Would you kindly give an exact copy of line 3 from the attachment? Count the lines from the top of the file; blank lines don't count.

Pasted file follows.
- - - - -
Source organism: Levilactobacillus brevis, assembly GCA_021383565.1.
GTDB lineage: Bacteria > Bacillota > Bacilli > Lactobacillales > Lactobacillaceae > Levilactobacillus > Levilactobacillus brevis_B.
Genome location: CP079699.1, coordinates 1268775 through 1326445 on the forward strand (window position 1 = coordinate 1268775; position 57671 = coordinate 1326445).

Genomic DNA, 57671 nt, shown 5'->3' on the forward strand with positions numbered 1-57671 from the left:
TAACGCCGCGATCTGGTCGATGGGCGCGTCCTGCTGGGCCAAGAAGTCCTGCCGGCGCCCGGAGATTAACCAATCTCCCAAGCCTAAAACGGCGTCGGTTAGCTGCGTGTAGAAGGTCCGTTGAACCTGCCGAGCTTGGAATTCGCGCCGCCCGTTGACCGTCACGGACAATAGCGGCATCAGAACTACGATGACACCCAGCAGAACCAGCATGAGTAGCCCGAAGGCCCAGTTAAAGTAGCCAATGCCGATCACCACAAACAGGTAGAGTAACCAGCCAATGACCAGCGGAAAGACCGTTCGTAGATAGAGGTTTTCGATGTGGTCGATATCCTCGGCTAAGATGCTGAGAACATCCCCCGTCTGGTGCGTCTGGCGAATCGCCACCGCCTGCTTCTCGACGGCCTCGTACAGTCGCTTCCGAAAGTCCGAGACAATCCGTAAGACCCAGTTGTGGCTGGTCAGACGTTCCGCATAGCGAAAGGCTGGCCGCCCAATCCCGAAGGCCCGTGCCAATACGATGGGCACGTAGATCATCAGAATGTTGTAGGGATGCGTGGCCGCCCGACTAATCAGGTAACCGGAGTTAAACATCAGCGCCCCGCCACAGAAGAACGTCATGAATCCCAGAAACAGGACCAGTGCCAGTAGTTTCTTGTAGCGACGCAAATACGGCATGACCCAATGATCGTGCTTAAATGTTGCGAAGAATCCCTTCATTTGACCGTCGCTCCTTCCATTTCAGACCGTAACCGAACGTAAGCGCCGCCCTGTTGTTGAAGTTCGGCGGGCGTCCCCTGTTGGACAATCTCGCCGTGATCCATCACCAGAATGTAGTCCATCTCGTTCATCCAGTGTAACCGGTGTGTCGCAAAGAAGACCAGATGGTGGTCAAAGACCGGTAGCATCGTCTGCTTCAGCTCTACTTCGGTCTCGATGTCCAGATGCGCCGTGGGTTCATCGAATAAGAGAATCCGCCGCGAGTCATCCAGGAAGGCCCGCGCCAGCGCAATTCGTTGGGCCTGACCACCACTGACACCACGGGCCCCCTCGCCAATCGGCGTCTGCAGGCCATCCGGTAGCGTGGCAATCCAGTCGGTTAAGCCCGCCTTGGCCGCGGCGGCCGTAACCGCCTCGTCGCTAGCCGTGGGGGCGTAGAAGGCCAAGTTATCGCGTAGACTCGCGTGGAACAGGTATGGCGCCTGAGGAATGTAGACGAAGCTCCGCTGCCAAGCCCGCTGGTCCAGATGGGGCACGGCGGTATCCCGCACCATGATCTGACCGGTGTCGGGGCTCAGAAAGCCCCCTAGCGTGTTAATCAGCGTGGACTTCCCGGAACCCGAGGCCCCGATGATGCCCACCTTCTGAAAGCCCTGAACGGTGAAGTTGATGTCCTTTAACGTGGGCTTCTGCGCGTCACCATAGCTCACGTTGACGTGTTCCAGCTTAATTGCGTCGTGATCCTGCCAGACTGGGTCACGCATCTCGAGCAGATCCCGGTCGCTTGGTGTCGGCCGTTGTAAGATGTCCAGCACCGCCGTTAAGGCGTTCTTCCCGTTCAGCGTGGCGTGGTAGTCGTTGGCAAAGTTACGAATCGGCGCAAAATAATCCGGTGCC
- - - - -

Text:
Genome location: CP079699.1, coordinates 1268775 through 1326445 on the forward strand (window position 1 = coordinate 1268775; position 57671 = coordinate 1326445).